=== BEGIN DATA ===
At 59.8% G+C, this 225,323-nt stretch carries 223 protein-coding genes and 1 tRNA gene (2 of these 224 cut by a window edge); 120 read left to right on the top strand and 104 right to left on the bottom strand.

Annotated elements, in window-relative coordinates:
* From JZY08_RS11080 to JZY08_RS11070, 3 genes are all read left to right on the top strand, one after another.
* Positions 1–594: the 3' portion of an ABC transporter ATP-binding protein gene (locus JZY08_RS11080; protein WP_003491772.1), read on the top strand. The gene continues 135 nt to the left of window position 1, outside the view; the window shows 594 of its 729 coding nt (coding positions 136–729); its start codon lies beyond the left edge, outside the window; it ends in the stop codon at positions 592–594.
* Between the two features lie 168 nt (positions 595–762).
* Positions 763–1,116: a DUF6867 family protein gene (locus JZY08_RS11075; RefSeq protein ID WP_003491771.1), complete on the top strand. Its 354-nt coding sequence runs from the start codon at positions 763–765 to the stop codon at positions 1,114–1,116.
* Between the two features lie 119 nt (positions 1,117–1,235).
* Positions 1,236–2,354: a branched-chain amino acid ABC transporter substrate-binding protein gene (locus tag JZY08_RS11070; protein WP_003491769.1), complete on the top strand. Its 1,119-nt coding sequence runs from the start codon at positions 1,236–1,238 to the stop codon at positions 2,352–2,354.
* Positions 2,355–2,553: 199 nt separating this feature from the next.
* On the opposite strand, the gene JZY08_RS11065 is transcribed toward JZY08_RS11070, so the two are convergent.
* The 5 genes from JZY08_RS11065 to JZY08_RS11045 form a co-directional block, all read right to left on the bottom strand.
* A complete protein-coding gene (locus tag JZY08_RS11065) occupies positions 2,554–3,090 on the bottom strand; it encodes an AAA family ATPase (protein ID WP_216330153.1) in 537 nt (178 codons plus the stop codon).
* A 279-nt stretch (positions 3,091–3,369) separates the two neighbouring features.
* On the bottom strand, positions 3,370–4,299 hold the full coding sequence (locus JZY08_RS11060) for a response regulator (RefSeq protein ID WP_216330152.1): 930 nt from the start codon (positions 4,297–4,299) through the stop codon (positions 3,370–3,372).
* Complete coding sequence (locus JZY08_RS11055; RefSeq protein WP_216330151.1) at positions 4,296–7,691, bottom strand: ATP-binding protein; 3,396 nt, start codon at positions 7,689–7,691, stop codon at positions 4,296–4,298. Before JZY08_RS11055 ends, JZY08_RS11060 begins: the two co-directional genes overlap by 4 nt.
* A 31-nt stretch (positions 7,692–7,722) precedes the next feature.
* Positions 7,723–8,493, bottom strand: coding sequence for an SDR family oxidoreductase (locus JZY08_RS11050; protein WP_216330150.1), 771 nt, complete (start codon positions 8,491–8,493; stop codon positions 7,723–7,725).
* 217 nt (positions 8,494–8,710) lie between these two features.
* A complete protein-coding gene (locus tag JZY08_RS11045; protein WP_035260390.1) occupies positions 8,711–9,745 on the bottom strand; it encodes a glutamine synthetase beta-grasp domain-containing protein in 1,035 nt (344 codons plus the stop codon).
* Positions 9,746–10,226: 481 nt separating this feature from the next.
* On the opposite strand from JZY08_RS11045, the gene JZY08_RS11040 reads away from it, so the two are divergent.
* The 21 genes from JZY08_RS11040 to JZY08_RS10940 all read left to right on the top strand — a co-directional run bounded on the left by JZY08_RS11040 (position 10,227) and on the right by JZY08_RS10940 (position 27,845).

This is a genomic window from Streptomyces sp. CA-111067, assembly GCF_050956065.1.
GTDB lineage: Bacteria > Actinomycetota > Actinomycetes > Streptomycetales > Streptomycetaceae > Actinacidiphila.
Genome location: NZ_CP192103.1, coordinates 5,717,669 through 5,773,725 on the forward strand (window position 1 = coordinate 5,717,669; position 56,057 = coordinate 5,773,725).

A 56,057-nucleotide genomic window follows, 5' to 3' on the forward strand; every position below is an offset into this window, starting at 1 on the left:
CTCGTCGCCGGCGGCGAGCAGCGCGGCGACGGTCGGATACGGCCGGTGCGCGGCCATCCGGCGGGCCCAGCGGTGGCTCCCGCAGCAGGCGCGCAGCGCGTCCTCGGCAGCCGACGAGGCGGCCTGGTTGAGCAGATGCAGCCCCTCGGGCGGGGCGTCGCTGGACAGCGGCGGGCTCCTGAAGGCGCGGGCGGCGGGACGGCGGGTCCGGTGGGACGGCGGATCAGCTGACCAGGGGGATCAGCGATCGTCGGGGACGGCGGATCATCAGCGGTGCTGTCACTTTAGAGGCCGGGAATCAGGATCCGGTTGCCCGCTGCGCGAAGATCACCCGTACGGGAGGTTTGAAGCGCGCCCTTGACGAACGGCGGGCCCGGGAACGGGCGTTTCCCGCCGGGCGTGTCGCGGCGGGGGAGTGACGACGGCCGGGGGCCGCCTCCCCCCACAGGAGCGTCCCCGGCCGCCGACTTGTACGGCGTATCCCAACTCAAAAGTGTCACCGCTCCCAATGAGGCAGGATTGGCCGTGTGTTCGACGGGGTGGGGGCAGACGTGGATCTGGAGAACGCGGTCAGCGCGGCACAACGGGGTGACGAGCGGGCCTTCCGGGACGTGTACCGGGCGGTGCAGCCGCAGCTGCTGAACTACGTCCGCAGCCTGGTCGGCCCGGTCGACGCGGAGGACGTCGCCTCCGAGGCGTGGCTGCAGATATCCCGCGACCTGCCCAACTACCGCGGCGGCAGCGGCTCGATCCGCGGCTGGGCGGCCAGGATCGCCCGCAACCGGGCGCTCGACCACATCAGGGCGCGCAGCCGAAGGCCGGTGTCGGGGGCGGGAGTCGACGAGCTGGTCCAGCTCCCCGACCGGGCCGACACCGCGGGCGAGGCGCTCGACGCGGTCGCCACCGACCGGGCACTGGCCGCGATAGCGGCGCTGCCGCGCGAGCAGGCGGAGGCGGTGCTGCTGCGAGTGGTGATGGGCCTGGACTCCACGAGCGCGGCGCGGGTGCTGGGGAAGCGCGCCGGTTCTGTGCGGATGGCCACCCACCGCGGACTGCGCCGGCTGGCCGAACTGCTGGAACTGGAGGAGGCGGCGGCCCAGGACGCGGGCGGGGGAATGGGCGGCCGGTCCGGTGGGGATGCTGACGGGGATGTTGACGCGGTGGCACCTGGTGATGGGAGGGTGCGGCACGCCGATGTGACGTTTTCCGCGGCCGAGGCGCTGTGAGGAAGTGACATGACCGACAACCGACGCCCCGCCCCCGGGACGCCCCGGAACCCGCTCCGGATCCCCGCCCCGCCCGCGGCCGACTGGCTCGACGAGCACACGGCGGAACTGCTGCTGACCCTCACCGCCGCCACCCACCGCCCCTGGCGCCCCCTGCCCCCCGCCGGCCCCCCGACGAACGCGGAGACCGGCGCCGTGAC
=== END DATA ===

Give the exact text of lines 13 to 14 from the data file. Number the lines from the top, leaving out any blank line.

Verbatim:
* A 279-nt stretch (positions 3,091–3,369) separates the two neighbouring features.
* On the bottom strand, positions 3,370–4,299 hold the full coding sequence (locus JZY08_RS11060) for a response regulator (RefSeq protein ID WP_216330152.1): 930 nt from the start codon (positions 4,297–4,299) through the stop codon (positions 3,370–3,372).